As a private eye in Portland, Oregon people hire me to research a wide variety of cases: missing persons, infant custody, surveillance, etc., but the majority of my cases have any type of fraud or theft. I recently received a phone call from a very perturbed sounding man who wanted me to “catch” the one who stole his outboard motor.

I am a recreational boater and fisherman and own a ship so I learn how expensive new (and even used) outboard motors are. Even a small 20 – 30 HP outboard can simply retail for 4-5 thousand dollars, so I can realise why this man was upset.

I discovered that he had been fishing for a local river and parked his boat from the parking area much like every other boater. At the end of manufactured he hauled his boat home and parked it in the driveway. Nothing unusual about this.

Then morning he went outside and realized that his 50 HP Mercury outboard was missing – just gone. Someone had cut the control cables and easily lifted his motor off his boat. A 50 HP motor weighs about 250 lbs. therefore the thief should have been big and strong or there are two thieves. Was his outboard locked for the transom? Sadly, no.

From the engine oil drops I noticed about the driveway I figured the thieves likely first cut the control cables and unscrewed the bolts securing the motor towards the transom. Then, they backed their vehicle (likely a PU truck) into your driveway and lifted the motor to the bed in the truck. The whole process likely took under 5 minutes. Five minutes of “work” for a number of thousand dollars is not a bad haul for the crook!

What made this man more angrier was that 72 hours after here replaced his outboard, someone stole the propeller away from his new motor whilst it was for the river parking zone area! What a streak of bad luck. Someone steals your outboard. You spend 1000s of dollars to replace it then someone steals the $200 prop from your new motor. Yikes!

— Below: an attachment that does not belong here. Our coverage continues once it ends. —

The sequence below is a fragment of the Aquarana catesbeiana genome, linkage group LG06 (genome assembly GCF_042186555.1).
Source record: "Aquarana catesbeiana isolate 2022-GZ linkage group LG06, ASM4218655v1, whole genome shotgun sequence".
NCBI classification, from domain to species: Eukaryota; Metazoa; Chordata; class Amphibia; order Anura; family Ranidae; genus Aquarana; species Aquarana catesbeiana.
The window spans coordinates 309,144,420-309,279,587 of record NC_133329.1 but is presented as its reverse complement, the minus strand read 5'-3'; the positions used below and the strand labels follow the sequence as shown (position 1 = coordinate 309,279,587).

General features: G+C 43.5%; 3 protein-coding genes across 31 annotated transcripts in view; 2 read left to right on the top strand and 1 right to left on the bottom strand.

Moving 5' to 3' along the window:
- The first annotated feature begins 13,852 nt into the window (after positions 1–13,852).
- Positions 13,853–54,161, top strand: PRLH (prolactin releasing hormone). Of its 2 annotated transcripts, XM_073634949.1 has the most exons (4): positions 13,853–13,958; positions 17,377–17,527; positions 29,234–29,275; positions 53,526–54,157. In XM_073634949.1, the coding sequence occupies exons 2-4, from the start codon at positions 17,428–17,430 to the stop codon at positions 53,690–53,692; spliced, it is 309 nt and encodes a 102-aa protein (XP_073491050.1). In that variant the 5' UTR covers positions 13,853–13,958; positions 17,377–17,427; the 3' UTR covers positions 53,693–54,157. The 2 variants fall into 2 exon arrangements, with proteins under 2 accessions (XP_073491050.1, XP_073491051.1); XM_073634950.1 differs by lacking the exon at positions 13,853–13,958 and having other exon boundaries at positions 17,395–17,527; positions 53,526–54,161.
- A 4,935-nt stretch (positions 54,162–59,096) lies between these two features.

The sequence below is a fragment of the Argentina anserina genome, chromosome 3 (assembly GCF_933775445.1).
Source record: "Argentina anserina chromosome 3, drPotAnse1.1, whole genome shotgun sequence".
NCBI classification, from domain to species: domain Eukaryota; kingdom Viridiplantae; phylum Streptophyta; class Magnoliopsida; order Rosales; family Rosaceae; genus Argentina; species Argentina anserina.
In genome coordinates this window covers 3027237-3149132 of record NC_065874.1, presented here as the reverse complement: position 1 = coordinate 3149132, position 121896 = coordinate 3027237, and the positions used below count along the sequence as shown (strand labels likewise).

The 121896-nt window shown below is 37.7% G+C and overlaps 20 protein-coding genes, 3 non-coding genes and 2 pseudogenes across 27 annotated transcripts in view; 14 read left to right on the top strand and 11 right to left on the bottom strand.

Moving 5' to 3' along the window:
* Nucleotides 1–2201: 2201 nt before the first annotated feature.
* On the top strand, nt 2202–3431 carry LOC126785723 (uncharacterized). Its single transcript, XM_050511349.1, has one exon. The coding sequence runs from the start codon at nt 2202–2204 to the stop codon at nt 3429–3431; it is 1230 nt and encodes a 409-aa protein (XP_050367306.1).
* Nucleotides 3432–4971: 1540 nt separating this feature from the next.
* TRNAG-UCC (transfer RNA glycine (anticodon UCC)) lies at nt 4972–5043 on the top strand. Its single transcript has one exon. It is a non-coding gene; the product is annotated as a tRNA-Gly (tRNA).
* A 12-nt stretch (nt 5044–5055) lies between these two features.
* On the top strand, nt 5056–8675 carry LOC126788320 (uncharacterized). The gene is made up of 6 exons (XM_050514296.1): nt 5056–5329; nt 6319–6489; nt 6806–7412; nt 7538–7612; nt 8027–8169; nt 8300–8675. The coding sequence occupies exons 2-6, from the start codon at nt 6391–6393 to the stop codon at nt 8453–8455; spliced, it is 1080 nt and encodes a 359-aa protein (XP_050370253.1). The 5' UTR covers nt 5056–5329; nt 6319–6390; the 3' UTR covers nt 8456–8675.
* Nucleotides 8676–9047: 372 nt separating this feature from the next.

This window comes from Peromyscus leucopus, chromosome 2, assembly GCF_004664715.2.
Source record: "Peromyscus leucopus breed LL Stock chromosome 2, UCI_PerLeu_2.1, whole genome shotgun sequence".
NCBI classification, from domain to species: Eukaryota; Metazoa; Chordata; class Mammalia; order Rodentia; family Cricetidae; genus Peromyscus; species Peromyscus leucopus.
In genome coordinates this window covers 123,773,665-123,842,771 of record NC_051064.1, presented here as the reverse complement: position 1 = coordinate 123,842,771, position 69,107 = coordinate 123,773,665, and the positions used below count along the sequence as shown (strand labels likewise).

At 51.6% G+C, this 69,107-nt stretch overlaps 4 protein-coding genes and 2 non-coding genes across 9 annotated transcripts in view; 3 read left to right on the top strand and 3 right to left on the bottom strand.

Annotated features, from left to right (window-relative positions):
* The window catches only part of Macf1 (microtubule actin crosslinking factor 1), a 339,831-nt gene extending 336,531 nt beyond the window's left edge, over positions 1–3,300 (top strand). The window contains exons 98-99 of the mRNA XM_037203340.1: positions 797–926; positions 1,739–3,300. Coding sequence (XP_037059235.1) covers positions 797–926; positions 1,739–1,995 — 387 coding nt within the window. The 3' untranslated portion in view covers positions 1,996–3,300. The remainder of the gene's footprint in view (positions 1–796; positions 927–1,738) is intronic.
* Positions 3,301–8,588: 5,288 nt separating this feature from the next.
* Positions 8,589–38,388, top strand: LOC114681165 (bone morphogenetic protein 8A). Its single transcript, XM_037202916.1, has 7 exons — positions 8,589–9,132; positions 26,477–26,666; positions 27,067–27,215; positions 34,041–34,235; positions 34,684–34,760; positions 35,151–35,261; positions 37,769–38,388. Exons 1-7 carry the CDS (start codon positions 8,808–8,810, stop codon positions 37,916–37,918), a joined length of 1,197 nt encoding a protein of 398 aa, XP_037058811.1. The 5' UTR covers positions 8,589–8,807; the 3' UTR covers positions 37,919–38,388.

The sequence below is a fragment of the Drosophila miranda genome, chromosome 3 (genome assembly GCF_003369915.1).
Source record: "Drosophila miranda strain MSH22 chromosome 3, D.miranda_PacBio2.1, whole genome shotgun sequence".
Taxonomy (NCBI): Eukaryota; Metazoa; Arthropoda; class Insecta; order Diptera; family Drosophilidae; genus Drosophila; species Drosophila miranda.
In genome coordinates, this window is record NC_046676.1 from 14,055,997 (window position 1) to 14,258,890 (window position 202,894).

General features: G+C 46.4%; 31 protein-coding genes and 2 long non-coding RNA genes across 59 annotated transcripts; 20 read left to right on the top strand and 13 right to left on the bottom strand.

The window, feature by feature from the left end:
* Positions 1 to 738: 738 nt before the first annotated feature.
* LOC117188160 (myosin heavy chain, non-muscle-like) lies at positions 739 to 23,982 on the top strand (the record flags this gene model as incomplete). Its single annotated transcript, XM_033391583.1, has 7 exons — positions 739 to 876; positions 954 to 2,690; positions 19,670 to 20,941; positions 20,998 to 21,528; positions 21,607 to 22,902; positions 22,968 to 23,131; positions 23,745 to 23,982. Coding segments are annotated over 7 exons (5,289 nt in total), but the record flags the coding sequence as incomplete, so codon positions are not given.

In investigating this example I was capable of develop a suspect but was not able to recover my client’s stolen outboard and propeller. My investigation says a tandem team of thieves would cruise the boat parking garage and identify outboard motors they desired to steal. When the boat owner could leave the car park they would then adhere to the boater home. Then they’d come back from the dead of night and steal the outboard. I suspect that sometimes they might just steal the props off outboards – specifically if the outboard was locked to your transom.

Before I worked on this example, outboard propeller theft was an issue that I have never given much thought but I found out that it is a very real problem and plenty of THOUSANDS of boat propellers are stolen each and every year.

Why is outboard motor theft and propeller theft so rampant? Thieves are opportunists and like “big-money” goods that can be easily stolen and easily sold or traded. Outboard motors are valuable costing several thousand and are also easily removed from your boat (specially the smaller ones) in a few minutes. Many propellers cost 100’s of dollars and can be removed in under a minute simply by unscrewing a straightforward nut.

Outboard motors have serial numbers if the owner has recorded the serial number and reports the theft towards the police there exists a remote chance that someday the motor may be recovered but propellers haven’t any serial numbers and therefore are untraceable.